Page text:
Nugent Welch by Mary Elizabeth Tripe
at the Wellington Art Club


ENCOUNTERS WITH NUGENT

By Claire Clark

I always pause in the hallway of the Wellington Art Club to admire this portrait of Nugent Welch by Mary Elizabeth Tripe.

Nugent has a benign, friendly air. His composure keeps a lid on his mannerisms, stature, passion for painting en plein air and his recognition as one of New Zealand’s esteemed landscape painters. His legacy for Wellingtonians was helping steer to good fortunes the New Zealand Academy of Fine Arts, Wellington Art Club, and Pumpkin Cottage and a glorious array of watercolours of the Wellington region exhibited at the Academy from 1904–1967.

His legacy for the history of New Zealand is a sombre collection of compelling WW1 battlefield art works and helping establish and serve on the management committee of the National Art Gallery in Buckle Street from 1936–1964. His achievements were recognised in the 1949 King's Birthday Honours when Nugent Herrmann Welch of Wellington was made an Officer of the Order of the British Empire for valuable services in the field of art in New Zealand. I have turned to photos, portraits, and reminiscences to understand why Nugent is so fondly remembered by artists who knew him.

A formal biography on Nugent Welch by Tony Mackle can be read at teara.govt.nz




‘Nooge’

While the New Zealand government knew nothing about Nugent’s assignment in 1918 as New Zealand’s first official war artist until months after the fact, he was quickly “joined by other official soldier-artists to form the New Zealand War Artists’ Section.”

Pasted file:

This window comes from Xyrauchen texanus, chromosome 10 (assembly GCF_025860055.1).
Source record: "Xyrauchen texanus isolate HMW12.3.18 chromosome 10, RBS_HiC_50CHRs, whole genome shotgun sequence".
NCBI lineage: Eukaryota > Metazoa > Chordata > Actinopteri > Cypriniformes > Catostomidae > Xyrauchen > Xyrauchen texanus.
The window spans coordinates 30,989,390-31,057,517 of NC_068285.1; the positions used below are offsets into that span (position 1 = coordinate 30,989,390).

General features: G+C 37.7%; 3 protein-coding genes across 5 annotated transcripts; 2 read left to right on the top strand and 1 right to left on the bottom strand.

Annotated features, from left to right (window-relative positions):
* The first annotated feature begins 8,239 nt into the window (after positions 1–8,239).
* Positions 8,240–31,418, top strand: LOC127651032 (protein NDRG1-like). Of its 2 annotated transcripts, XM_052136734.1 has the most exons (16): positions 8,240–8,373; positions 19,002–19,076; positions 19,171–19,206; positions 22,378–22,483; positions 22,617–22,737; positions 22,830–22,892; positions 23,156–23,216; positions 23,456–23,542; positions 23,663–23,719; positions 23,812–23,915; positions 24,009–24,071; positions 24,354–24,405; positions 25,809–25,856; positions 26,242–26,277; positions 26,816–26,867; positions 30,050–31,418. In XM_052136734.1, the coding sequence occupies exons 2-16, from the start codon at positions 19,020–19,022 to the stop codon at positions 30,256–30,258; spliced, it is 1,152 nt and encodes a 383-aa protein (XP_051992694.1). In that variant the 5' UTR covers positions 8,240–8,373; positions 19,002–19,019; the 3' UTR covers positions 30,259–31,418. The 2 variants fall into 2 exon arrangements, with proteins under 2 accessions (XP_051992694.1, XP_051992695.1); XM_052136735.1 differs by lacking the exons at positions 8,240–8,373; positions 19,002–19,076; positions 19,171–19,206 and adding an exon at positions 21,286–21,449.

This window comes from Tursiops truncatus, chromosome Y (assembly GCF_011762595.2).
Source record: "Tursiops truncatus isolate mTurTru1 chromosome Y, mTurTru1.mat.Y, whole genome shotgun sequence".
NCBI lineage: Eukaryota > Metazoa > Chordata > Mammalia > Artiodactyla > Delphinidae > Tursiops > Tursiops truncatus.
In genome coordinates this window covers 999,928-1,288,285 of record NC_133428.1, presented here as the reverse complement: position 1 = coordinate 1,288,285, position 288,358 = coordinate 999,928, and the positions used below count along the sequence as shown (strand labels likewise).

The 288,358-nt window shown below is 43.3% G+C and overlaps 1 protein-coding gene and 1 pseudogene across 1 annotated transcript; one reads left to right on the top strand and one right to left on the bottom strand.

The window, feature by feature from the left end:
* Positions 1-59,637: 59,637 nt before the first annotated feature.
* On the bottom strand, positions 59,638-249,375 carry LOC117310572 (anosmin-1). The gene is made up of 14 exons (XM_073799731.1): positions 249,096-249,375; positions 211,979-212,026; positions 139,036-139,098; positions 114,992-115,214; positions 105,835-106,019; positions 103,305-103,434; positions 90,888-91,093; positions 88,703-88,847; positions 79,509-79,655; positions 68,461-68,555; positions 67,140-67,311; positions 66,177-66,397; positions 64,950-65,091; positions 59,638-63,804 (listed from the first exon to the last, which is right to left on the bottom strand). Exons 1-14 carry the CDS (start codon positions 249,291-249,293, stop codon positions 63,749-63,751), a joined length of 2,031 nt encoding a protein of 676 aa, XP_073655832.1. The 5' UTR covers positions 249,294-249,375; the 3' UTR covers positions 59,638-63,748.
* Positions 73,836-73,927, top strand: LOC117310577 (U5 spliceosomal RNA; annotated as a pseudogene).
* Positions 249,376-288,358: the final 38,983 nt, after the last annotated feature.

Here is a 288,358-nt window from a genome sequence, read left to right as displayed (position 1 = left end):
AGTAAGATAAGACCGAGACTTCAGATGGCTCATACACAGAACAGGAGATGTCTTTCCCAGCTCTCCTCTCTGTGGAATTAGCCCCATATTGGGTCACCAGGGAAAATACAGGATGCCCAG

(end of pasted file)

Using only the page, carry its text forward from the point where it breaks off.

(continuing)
These included cartoonists Sergeant Ernest Heber Thompson and Bombardier Percy Gower Reid whose military caricatures included those of their mate ‘Nooge’. Nugent was over 6 foot tall and to them he was all long legs bending like a banana. Compare George Finey’s cartoon, drawn from memory in 1928, with the photo of Nugent taken in 1934 (see below). He has nailed Nugent’s posture of crossing his arms and adopting a lean to the right!



Left to right:
Nugent by Ernest Heber Thompson 1919 Te Papa Collection 1958-0010-1;
Gift of Ernest W. Hunt, 1958
Drawing by George Finey published in Art in New Zealand Vol 1, No 1, September 1928
Nooge (A Caricature of Lance Corporal Nugent Welch) by Percy Gower Reid. Provenance: Ex. The McGregor Wright Gallery Collection



Electric Purple

In 2014 Archives New Zealand staff had an air of reverence as they placed folios of Nugent’s WW1 watercolours before me. I was selecting works for reproduction for the 2015 exhibition of WW1 in watercolours at Splash.

Nugent’s palette ranged from dismal greys and blues, pale yellows and browns through to pinkish tones as he recorded scenes of ruined towns, tanks and trucks and expressed the desolation of empty roads and fields.

One painting stunned me. For the backdrop of the New Zealand Divisional open-air theatre at Authie he used an electric purple which is still glowing after 100 years. While breath-taking it also caused me much heartache as I sat with printers trying to colour match the painting for its 1:1 reproduction.



New Zealand Divisional open-air theatre, Authie, c.1918, Archives New Zealand Ref: AAAC 898 NCWA 412


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